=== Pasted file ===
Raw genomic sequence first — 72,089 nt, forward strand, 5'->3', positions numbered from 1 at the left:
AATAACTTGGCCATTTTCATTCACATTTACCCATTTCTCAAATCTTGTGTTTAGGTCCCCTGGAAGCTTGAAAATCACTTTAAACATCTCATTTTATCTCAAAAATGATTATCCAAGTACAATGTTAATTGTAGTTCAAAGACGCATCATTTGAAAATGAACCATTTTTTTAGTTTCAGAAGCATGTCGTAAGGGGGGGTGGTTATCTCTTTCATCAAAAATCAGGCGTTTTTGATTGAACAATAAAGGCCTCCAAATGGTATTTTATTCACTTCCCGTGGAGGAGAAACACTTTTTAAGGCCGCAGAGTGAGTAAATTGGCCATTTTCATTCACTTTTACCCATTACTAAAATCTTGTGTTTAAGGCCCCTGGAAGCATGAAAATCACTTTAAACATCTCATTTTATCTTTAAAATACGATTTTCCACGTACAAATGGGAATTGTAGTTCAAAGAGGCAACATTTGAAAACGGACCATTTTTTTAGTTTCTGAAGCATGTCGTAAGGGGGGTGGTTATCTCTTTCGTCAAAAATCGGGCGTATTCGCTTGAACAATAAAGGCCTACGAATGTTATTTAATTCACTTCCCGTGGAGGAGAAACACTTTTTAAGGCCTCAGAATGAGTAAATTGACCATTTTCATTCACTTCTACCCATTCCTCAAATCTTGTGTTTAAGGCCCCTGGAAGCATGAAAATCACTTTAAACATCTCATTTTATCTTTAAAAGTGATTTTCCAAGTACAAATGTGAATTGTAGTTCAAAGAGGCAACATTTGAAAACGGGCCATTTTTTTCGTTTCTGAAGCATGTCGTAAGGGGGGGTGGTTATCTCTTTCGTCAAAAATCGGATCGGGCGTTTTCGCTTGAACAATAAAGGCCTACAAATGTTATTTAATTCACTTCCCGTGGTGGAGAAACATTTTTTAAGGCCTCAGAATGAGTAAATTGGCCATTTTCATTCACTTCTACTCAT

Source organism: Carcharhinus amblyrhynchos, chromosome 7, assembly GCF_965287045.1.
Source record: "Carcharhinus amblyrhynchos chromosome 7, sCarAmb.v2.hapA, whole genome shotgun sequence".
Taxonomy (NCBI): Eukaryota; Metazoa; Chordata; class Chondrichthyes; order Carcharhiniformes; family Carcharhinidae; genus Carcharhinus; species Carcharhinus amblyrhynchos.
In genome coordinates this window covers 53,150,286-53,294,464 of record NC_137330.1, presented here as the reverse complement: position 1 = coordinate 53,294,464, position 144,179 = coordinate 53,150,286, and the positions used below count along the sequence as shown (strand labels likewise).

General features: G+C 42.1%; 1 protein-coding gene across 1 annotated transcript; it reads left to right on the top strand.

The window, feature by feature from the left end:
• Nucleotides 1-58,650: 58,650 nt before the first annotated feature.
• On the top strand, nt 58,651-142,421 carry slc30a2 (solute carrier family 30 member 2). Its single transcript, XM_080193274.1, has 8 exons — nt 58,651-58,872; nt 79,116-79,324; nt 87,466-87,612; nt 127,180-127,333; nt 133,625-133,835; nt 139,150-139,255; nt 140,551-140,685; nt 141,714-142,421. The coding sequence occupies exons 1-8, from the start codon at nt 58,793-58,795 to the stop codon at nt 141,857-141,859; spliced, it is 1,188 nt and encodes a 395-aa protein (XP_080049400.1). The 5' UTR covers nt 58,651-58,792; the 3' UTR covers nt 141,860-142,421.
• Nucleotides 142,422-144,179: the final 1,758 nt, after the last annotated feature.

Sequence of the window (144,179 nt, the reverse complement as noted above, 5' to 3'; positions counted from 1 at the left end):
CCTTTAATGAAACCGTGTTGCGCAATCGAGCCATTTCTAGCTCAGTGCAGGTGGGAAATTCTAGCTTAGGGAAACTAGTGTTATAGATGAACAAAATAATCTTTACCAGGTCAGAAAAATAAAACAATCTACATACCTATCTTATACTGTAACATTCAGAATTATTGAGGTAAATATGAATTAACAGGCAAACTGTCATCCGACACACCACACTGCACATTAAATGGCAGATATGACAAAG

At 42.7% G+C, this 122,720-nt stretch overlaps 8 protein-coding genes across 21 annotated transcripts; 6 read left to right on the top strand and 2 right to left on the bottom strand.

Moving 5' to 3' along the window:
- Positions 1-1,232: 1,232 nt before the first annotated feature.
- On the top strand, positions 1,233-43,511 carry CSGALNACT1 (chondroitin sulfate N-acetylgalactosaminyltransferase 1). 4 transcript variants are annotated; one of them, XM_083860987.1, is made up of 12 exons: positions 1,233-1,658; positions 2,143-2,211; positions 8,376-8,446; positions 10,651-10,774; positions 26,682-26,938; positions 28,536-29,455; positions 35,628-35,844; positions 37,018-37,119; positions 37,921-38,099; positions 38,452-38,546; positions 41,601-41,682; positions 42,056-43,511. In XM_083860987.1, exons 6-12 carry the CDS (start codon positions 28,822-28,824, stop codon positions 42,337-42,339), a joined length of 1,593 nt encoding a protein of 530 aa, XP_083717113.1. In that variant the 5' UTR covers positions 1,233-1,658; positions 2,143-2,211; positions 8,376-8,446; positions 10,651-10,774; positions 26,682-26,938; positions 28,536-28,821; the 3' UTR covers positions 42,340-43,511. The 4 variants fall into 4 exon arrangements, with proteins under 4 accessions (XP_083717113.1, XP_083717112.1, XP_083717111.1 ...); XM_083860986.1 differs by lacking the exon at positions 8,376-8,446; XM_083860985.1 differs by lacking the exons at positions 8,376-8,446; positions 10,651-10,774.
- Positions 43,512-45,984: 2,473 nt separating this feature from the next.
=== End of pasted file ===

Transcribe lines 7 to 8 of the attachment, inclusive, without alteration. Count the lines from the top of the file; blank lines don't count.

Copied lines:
General features: G+C 42.1%; 1 protein-coding gene across 1 annotated transcript; it reads left to right on the top strand.

The window, feature by feature from the left end: